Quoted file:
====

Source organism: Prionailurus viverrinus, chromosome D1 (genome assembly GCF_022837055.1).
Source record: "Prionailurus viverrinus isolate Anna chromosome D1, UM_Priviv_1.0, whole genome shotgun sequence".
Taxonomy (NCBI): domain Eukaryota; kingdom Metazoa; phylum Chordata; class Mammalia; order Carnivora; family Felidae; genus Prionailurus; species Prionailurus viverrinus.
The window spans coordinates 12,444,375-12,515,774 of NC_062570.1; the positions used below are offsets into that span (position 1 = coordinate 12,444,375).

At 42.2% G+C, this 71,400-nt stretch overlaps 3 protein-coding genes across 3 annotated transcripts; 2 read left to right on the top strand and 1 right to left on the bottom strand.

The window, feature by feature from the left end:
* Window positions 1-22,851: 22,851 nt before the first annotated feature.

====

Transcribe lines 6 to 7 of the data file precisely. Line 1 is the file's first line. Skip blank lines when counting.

The window, feature by feature from the left end:
* Window positions 1-22,851: 22,851 nt before the first annotated feature.